Constructing safety nets (2014) 25 9 Cons.Law 17 [Archived]
Constructing safety nets (2014) 25 9 Cons.Law 17 [Archived]

The following Construction practice note provides comprehensive and up to date legal information covering:

  • Constructing safety nets (2014) 25 9 Cons.Law 17 [Archived]
  • Key points
  • My word is my bond?
  • The substance of the instrument
  • The weight of the presumption
  • Are we there yet?

This article appears as originally published in Construction Law on 1 October 2014 and is not maintained.

Many contractors may still be tendering for work at negative margins, possibly operating one major dispute away from the brink. Barrister, Ebony Alleyne of Hardwicke examines the common forms of security used by employers to safeguard performance by contractors and/or protect against insolvency.

Key points

  1. despite signs of an upturn in construction the risk of contractor insolvency remains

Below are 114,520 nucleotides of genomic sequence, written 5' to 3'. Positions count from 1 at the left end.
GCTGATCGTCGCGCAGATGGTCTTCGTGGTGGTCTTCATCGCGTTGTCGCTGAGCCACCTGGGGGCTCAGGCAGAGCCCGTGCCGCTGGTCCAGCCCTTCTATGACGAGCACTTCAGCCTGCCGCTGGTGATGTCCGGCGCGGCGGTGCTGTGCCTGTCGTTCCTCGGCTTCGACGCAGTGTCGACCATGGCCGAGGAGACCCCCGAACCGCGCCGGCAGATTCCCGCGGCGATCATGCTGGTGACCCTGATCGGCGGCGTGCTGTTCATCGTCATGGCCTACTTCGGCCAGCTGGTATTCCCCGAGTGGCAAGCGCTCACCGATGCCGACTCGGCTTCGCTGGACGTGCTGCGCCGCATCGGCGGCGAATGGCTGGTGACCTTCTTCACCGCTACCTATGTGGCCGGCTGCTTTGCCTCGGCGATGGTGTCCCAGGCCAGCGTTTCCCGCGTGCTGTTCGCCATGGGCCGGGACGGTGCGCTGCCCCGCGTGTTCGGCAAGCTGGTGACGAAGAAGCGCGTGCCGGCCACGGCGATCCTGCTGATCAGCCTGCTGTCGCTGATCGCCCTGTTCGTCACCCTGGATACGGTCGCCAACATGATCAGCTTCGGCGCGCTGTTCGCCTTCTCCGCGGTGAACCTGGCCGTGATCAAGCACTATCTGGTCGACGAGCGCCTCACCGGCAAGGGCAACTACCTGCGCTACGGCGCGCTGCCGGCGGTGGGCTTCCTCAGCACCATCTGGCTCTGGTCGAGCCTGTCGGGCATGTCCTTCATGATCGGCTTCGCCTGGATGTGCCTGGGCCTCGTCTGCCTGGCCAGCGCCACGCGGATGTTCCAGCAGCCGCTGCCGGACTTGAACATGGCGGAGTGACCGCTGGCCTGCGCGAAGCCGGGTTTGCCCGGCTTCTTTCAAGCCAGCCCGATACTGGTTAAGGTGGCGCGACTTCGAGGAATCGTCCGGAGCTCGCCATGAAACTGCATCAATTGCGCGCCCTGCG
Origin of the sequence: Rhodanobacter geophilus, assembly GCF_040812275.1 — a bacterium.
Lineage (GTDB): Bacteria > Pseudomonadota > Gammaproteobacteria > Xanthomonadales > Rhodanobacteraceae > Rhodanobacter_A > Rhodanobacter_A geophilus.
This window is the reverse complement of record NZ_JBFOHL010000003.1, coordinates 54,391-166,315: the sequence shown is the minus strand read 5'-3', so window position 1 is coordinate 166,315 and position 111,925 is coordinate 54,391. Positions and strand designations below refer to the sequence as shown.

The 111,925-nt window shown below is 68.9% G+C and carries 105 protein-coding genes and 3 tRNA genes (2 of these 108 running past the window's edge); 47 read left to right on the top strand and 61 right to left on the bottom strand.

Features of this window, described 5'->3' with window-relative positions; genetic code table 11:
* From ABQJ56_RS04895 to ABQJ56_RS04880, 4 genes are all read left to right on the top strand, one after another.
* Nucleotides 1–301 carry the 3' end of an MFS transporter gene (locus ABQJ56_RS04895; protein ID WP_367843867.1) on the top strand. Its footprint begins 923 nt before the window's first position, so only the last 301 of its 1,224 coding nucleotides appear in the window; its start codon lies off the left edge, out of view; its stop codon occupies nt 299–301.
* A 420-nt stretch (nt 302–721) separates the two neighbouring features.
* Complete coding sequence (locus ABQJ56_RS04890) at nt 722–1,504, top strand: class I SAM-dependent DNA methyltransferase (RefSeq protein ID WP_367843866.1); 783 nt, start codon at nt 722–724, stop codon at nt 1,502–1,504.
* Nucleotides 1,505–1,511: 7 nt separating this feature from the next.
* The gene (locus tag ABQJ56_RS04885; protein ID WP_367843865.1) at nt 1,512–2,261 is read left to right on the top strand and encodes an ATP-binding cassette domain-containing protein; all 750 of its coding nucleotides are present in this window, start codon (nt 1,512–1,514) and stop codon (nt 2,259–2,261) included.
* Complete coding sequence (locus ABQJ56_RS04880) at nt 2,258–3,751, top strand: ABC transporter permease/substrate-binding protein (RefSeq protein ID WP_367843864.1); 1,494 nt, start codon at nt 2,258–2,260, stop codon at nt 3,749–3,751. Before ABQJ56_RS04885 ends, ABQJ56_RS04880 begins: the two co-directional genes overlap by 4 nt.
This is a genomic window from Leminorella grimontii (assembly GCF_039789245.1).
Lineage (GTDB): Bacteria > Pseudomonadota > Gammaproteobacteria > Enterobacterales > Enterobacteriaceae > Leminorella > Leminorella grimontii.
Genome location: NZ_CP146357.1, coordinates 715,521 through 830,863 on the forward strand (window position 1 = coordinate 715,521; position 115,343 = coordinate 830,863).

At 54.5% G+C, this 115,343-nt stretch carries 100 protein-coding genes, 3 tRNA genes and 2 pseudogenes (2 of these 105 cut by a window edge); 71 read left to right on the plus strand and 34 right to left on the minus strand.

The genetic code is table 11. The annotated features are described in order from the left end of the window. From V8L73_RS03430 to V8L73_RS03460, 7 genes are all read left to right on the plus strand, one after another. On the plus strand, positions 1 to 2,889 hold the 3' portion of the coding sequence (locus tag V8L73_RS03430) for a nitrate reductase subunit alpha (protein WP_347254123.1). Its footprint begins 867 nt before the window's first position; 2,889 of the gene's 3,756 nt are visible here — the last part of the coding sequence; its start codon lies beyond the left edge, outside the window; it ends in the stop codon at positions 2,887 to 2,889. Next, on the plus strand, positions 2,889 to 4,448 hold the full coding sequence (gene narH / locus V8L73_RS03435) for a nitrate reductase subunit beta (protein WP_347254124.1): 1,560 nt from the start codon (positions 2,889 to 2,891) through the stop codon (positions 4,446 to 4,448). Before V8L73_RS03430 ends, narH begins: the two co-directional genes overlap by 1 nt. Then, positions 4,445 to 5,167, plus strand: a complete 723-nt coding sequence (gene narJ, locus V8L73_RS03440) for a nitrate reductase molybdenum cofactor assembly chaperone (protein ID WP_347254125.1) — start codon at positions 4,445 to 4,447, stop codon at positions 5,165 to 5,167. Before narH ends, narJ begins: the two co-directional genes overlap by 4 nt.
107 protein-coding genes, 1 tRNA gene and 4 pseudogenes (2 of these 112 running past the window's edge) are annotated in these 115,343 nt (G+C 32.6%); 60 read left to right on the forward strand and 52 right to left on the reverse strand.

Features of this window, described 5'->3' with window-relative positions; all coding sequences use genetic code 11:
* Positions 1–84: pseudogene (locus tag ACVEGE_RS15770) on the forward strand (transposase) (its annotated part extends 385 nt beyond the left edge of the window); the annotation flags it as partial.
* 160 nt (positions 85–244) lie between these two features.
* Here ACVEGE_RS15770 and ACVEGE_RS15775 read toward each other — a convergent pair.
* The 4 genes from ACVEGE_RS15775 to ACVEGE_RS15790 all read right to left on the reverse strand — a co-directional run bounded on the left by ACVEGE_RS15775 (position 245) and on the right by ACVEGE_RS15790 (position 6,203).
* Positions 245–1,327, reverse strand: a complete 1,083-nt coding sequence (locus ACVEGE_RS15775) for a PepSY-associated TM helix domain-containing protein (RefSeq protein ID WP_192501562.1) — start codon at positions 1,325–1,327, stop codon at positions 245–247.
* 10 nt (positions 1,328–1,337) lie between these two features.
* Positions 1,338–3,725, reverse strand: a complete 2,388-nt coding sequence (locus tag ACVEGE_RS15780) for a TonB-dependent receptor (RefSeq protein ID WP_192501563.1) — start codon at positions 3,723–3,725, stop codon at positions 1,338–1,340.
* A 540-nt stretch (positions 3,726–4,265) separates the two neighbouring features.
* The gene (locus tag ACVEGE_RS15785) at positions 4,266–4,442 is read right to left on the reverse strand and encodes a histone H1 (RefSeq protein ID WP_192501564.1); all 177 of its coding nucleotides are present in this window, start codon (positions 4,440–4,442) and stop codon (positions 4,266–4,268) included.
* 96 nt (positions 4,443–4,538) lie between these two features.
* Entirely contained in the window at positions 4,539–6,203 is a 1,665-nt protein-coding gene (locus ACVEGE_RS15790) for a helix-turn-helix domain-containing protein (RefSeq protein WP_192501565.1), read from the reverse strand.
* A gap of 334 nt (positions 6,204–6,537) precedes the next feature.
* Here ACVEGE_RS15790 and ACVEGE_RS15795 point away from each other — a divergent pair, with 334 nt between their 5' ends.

2. traditional forms of informal security can give rise to significant disputes surrounding categorisation and interpretation

  3. the apparent desirability of a performance bond must be examined in light of the risk that recovery may prove costly and time-consuming

  4. the appropriate financial instrument (if any) should be determined by reference to the degree of risk being taken

  5. the category, effect, cost to implement and enforceability of the instrument all warrant careful consideration

  6. a conceptual shift to focus on more robust vetting and monitoring processes may be required

An improving economy has markedly revived the construction industry in recent times. Increases in public and private sector infrastructure expenditure and support for the real estate market precede a further reduction in corporation tax due in April 2015 and the insolvency statistics, see The Insolvency Service: Insolvency Statistics – April to June 2014 (Q2 2014)) for Q2 2014 show a decrease in company liquidations, administrations and voluntary

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